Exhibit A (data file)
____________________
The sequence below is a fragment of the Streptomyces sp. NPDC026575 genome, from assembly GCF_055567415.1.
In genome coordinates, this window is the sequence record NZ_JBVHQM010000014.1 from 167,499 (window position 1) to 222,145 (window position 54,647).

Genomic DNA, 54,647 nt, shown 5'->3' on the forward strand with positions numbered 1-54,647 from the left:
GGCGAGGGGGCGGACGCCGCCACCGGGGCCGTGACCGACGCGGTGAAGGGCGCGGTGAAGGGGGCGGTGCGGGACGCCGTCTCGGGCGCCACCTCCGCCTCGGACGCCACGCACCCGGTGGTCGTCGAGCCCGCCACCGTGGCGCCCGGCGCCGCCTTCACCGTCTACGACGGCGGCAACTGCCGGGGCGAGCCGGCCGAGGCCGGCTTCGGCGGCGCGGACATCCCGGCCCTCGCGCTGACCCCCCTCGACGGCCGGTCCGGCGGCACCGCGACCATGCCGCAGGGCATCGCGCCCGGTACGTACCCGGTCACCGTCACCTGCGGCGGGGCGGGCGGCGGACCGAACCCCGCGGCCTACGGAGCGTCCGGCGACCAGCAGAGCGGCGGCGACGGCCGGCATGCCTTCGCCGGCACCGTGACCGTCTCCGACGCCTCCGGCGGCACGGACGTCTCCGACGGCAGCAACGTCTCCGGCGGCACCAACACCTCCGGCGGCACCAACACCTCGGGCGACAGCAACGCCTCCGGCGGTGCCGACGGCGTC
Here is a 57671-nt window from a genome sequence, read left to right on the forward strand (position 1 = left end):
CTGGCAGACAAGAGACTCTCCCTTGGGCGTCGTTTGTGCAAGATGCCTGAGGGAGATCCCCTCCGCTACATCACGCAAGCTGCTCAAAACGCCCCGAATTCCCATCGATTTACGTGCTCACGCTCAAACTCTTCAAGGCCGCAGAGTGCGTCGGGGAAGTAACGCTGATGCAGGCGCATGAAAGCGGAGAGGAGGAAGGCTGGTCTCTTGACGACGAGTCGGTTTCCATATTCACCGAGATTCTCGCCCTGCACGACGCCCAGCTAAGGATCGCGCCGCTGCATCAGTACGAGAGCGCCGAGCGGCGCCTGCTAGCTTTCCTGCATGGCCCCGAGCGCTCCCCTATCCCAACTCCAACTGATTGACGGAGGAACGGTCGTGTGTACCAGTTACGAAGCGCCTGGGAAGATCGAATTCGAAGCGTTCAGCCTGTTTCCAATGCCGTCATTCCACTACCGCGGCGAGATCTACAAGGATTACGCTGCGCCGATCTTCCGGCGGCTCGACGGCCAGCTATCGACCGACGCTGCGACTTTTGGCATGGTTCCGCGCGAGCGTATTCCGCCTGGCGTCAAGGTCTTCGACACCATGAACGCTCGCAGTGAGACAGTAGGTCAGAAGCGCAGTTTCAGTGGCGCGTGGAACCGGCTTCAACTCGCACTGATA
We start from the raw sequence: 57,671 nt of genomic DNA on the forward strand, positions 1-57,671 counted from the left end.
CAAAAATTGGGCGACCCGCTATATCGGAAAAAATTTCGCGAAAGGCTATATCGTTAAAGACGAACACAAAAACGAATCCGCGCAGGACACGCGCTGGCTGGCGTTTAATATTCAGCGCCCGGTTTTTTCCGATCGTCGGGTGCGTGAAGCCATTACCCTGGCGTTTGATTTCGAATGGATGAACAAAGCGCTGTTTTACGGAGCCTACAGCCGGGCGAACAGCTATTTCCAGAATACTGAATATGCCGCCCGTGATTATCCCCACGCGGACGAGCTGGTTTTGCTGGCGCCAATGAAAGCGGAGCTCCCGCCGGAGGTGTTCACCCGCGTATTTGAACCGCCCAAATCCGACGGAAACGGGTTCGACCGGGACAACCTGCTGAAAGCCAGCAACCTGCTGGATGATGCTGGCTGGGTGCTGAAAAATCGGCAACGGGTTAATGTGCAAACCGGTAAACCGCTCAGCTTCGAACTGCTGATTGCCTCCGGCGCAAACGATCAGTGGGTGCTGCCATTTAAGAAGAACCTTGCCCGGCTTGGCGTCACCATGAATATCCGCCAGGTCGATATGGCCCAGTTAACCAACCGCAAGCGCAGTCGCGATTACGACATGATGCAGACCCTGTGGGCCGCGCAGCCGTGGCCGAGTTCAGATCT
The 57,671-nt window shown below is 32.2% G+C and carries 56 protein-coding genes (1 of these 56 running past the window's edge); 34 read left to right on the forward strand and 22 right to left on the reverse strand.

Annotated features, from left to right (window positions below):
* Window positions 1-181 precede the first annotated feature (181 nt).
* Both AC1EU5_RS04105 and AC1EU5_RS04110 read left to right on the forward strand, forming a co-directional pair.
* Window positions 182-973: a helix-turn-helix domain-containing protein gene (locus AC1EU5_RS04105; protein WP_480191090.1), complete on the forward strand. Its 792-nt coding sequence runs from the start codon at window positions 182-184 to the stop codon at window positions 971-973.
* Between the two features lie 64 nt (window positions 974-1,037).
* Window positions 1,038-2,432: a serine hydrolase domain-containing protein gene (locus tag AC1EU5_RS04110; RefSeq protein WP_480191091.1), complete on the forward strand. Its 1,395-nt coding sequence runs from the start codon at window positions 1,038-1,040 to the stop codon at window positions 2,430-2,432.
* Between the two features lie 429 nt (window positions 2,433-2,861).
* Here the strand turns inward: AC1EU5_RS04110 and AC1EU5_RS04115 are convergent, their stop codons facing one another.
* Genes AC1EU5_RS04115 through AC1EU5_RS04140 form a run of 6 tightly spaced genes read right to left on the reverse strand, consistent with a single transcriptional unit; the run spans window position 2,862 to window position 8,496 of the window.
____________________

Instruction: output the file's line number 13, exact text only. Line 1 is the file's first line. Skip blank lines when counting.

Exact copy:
* Window positions 182-973: a helix-turn-helix domain-containing protein gene (locus AC1EU5_RS04105; protein WP_480191090.1), complete on the forward strand. Its 792-nt coding sequence runs from the start codon at window positions 182-184 to the stop codon at window positions 971-973.